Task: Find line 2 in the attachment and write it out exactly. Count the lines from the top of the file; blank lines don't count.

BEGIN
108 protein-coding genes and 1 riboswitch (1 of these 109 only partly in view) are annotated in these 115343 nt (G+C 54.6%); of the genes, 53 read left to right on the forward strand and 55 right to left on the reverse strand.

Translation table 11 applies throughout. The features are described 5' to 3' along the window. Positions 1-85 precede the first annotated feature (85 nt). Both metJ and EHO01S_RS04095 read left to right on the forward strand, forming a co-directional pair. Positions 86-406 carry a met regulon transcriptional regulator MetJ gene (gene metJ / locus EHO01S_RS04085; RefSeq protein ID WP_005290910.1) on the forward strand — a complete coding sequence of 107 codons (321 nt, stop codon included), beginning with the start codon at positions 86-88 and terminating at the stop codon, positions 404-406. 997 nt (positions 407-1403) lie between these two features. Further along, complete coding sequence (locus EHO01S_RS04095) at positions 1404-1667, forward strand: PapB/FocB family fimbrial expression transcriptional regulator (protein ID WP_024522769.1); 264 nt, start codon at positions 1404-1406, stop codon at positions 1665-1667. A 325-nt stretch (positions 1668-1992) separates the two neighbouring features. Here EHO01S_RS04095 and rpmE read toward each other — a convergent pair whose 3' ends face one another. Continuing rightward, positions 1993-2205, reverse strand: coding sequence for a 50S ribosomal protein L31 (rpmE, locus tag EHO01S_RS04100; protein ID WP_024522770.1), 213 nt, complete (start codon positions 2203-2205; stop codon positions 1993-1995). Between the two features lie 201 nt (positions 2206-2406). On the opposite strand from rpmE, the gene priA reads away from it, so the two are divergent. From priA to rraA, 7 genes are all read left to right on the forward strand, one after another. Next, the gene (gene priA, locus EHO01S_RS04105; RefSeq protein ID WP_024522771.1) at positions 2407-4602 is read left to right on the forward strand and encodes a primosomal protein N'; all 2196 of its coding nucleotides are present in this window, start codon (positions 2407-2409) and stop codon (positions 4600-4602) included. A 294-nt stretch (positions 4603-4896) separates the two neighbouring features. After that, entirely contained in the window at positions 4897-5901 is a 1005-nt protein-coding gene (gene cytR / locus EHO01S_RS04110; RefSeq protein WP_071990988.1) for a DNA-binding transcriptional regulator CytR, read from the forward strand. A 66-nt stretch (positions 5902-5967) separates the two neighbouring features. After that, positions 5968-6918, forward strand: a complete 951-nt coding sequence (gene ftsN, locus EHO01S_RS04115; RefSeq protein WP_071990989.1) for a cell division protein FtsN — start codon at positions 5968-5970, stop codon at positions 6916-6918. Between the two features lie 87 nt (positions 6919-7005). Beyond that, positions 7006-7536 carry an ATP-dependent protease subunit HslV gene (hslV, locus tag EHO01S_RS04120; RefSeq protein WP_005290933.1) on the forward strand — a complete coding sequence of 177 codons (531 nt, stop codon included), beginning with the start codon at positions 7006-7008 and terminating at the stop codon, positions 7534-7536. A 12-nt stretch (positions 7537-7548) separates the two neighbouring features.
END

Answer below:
Translation table 11 applies throughout. The features are described 5' to 3' along the window. Positions 1-85 precede the first annotated feature (85 nt). Both metJ and EHO01S_RS04095 read left to right on the forward strand, forming a co-directional pair. Positions 86-406 carry a met regulon transcriptional regulator MetJ gene (gene metJ / locus EHO01S_RS04085; RefSeq protein ID WP_005290910.1) on the forward strand — a complete coding sequence of 107 codons (321 nt, stop codon included), beginning with the start codon at positions 86-88 and terminating at the stop codon, positions 404-406. 997 nt (positions 407-1403) lie between these two features. Further along, complete coding sequence (locus EHO01S_RS04095) at positions 1404-1667, forward strand: PapB/FocB family fimbrial expression transcriptional regulator (protein ID WP_024522769.1); 264 nt, start codon at positions 1404-1406, stop codon at positions 1665-1667. A 325-nt stretch (positions 1668-1992) separates the two neighbouring features. Here EHO01S_RS04095 and rpmE read toward each other — a convergent pair whose 3' ends face one another. Continuing rightward, positions 1993-2205, reverse strand: coding sequence for a 50S ribosomal protein L31 (rpmE, locus tag EHO01S_RS04100; protein ID WP_024522770.1), 213 nt, complete (start codon positions 2203-2205; stop codon positions 1993-1995). Between the two features lie 201 nt (positions 2206-2406). On the opposite strand from rpmE, the gene priA reads away from it, so the two are divergent. From priA to rraA, 7 genes are all read left to right on the forward strand, one after another. Next, the gene (gene priA, locus EHO01S_RS04105; RefSeq protein ID WP_024522771.1) at positions 2407-4602 is read left to right on the forward strand and encodes a primosomal protein N'; all 2196 of its coding nucleotides are present in this window, start codon (positions 2407-2409) and stop codon (positions 4600-4602) included. A 294-nt stretch (positions 4603-4896) separates the two neighbouring features. After that, entirely contained in the window at positions 4897-5901 is a 1005-nt protein-coding gene (gene cytR / locus EHO01S_RS04110; RefSeq protein WP_071990988.1) for a DNA-binding transcriptional regulator CytR, read from the forward strand. A 66-nt stretch (positions 5902-5967) separates the two neighbouring features. After that, positions 5968-6918, forward strand: a complete 951-nt coding sequence (gene ftsN, locus EHO01S_RS04115; RefSeq protein WP_071990989.1) for a cell division protein FtsN — start codon at positions 5968-5970, stop codon at positions 6916-6918. Between the two features lie 87 nt (positions 6919-7005). Beyond that, positions 7006-7536 carry an ATP-dependent protease subunit HslV gene (hslV, locus tag EHO01S_RS04120; RefSeq protein WP_005290933.1) on the forward strand — a complete coding sequence of 177 codons (531 nt, stop codon included), beginning with the start codon at positions 7006-7008 and terminating at the stop codon, positions 7534-7536. A 12-nt stretch (positions 7537-7548) separates the two neighbouring features.